Berton’s area of expertise included the great powers rivalry in northeast Asia; Japanese, Chinese and Soviet/Russian foreign policy; and the Japanese Communist Party. The creator of USC’s first course on Japan, Berton counted among his students a former prime minister of South Korea, United States Foreign Service officers, Army and Air Force officers, and other foreign dignitaries in Japan and other countries.
In 2010, the emperor of Japan honored Berton with the Lifetime Friend of Japan Order of the Rising Sun during a ceremony at the residence of the consul general of Japan in Los Angeles.
“Dr. Berton is the godfather of Japanese studies,” Junichi Ihara, Los Angeles’ consul general of Japan, said during the ceremony.
Ihara lauded Berton for his many books and articles on Japanese politics and foreign policy, Japanese international negotiation style, Japanese socio-cultural and psychological characteristics, and the territorial dispute between Japan and Russia.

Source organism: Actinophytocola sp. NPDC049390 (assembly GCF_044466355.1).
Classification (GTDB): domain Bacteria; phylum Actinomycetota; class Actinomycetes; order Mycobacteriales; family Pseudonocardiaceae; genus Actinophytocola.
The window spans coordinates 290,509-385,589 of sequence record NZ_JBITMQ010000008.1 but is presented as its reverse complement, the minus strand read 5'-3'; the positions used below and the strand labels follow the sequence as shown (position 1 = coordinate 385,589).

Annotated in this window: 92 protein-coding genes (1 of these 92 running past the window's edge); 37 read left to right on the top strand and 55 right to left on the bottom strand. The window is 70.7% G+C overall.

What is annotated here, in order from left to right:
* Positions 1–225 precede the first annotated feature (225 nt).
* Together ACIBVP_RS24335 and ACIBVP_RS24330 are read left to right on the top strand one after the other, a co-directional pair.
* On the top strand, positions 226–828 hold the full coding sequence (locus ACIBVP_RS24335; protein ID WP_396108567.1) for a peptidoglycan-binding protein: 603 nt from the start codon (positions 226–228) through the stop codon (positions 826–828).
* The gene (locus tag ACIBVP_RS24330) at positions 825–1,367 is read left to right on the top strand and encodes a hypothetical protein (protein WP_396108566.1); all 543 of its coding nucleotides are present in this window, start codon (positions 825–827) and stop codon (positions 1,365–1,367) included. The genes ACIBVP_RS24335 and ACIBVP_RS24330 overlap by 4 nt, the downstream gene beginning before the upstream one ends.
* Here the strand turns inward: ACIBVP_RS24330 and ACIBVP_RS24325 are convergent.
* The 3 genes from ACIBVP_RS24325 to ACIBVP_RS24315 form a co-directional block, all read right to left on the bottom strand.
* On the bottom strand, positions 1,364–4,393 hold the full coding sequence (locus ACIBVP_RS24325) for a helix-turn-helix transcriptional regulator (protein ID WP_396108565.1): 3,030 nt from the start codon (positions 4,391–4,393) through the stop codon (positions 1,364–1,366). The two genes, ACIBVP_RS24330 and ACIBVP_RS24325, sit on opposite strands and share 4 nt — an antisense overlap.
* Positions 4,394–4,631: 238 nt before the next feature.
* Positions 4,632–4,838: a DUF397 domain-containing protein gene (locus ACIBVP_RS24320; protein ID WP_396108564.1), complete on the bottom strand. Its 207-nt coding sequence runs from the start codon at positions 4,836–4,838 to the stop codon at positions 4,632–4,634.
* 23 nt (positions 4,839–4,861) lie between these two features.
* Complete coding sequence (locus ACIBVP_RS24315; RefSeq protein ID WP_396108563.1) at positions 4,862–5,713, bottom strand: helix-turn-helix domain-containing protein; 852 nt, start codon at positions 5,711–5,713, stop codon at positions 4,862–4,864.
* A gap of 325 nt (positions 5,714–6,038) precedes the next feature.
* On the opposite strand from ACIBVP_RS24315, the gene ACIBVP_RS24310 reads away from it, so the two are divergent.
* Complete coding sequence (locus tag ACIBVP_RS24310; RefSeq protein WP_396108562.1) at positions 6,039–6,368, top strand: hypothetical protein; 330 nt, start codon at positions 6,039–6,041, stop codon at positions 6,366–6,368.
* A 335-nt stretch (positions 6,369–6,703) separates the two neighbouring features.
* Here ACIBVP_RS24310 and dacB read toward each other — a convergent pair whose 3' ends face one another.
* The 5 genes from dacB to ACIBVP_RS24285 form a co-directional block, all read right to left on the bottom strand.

He praised Berton for launching the annual lecture series on Japanese art in 1988 at the Los Angeles County Museum of Art in memory of his late wife and mother of their two sons, Michele, who had a deep appreciation of Japanese culture and was a museum docent. The lectures, which share with the public the beauty of Japanese arts, have succeeded for nearly 27 years.
With the medal depicting rays emanating from the sun suspended from a red and white ribbon draped around his neck, Berton addressed the audience in Japanese and English during the ceremony.
The first person he thanked was his father.